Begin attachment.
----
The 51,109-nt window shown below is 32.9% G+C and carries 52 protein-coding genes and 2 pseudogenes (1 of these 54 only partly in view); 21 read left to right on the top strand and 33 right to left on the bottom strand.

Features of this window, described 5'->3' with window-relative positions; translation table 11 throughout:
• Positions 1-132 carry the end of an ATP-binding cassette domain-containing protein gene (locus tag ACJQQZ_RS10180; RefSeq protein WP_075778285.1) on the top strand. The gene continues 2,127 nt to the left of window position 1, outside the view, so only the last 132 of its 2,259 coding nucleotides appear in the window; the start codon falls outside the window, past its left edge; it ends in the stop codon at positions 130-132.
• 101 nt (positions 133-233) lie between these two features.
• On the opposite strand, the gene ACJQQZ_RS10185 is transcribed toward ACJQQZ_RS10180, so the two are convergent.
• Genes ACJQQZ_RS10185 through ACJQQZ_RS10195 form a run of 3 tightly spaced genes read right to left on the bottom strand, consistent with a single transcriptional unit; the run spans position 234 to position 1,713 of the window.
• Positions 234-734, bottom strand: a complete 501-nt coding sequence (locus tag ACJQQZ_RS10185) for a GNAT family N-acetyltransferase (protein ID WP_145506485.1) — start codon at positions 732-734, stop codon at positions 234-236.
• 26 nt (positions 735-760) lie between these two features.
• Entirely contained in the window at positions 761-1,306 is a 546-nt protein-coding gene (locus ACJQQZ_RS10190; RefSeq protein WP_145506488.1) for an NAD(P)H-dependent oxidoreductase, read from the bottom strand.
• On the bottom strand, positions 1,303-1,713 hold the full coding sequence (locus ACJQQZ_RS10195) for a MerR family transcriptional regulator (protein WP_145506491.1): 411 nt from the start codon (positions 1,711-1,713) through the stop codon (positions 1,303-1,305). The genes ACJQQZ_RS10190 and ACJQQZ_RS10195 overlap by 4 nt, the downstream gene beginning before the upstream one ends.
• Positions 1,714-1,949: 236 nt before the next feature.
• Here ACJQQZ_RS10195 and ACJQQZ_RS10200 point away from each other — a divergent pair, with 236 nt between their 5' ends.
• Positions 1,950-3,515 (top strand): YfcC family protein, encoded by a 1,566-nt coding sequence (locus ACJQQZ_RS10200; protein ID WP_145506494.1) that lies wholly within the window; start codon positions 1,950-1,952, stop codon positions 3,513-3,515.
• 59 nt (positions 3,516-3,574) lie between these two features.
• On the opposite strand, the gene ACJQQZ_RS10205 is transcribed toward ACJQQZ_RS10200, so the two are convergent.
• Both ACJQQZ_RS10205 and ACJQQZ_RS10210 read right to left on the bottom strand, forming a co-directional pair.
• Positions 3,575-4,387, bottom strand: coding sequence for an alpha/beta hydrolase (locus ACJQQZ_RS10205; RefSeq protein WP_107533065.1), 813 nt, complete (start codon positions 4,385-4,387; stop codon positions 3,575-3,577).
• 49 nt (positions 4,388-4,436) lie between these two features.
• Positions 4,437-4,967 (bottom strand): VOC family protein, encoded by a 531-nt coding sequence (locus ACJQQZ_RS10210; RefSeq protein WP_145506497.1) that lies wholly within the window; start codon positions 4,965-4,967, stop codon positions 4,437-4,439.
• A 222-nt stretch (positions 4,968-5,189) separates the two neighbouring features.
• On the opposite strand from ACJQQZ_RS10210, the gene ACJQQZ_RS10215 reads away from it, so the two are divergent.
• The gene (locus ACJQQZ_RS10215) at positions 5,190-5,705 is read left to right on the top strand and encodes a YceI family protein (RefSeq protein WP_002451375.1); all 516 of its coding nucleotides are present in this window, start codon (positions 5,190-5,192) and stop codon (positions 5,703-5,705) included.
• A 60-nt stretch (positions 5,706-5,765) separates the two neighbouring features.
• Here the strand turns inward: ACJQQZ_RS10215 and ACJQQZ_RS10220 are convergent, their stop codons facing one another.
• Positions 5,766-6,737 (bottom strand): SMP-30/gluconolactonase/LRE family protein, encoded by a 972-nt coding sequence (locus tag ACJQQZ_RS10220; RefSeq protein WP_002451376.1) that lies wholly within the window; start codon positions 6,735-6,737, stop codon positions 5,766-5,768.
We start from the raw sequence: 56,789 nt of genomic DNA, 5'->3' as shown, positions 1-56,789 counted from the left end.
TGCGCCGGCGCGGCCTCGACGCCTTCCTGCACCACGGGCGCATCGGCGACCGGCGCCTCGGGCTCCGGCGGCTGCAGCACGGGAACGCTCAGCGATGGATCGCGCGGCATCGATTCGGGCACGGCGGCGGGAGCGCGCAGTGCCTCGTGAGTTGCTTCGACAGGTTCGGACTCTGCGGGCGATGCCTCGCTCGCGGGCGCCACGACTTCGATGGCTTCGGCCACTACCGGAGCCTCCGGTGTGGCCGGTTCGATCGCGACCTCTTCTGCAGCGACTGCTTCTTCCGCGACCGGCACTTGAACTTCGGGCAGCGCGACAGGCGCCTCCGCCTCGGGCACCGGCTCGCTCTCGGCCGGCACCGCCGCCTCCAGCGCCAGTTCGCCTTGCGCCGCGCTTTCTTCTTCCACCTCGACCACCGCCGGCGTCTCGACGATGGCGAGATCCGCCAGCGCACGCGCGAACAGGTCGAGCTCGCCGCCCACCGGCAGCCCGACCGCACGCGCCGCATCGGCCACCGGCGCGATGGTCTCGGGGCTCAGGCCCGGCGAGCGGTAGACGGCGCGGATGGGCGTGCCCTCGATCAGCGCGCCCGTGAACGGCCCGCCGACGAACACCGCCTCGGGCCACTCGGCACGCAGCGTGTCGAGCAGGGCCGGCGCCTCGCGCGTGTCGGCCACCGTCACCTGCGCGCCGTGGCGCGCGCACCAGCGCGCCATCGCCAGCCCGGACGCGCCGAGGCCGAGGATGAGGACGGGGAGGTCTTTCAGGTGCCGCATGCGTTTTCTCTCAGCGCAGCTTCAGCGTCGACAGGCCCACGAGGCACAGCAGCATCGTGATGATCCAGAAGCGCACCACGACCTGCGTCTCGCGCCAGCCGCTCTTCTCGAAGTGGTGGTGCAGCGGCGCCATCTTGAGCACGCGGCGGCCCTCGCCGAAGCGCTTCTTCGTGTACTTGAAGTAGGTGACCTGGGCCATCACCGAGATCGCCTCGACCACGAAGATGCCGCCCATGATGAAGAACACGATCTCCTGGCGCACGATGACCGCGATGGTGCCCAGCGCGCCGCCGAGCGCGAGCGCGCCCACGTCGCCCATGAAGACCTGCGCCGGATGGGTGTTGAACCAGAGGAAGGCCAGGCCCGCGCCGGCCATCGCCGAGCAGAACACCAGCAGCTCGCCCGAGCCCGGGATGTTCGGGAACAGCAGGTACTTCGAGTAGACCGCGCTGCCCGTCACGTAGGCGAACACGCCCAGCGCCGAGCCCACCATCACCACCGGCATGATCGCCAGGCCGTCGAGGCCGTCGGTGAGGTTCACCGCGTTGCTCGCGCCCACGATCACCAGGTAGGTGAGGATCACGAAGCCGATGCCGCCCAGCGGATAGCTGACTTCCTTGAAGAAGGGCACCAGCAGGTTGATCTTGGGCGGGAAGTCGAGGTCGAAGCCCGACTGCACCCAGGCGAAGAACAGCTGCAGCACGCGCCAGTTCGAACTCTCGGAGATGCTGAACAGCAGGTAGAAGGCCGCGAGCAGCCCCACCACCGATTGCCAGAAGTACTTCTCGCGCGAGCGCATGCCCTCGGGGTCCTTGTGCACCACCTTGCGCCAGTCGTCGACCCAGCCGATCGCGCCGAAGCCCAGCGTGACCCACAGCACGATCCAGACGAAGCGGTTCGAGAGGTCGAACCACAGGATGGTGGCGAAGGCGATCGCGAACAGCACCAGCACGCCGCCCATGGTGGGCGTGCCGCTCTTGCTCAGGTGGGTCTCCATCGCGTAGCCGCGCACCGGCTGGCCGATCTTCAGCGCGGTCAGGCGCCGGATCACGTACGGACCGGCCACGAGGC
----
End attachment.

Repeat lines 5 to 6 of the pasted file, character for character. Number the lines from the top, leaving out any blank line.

• On the opposite strand, the gene ACJQQZ_RS10185 is transcribed toward ACJQQZ_RS10180, so the two are convergent.
• Genes ACJQQZ_RS10185 through ACJQQZ_RS10195 form a run of 3 tightly spaced genes read right to left on the bottom strand, consistent with a single transcriptional unit; the run spans position 234 to position 1,713 of the window.